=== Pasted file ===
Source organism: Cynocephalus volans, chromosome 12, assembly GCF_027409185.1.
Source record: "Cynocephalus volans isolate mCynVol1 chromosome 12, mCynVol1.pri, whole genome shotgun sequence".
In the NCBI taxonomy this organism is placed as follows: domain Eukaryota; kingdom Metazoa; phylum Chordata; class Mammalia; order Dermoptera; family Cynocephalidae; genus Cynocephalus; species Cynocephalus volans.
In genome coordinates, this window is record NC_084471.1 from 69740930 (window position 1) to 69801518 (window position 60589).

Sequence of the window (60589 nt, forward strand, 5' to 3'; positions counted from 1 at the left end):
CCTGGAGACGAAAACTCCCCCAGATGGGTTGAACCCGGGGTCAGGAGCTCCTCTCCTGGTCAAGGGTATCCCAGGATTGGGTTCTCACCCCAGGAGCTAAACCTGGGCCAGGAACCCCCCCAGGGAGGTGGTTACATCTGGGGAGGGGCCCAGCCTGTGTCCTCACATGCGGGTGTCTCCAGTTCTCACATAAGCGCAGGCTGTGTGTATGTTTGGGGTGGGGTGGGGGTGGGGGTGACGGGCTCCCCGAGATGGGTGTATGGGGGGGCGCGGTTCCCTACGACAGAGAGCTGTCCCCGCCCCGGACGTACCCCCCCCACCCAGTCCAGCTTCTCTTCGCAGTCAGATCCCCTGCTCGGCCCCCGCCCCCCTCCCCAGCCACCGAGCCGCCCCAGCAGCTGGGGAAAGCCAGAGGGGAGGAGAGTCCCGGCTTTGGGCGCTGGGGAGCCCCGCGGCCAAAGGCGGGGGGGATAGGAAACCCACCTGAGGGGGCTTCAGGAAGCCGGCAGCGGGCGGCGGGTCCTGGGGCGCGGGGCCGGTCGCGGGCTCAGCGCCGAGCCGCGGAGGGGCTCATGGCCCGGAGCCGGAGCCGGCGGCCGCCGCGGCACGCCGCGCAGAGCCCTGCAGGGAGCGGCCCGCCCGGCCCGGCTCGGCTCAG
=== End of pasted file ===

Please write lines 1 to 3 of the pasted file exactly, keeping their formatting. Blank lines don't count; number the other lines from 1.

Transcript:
Source organism: Cynocephalus volans, chromosome 12, assembly GCF_027409185.1.
Source record: "Cynocephalus volans isolate mCynVol1 chromosome 12, mCynVol1.pri, whole genome shotgun sequence".
In the NCBI taxonomy this organism is placed as follows: domain Eukaryota; kingdom Metazoa; phylum Chordata; class Mammalia; order Dermoptera; family Cynocephalidae; genus Cynocephalus; species Cynocephalus volans.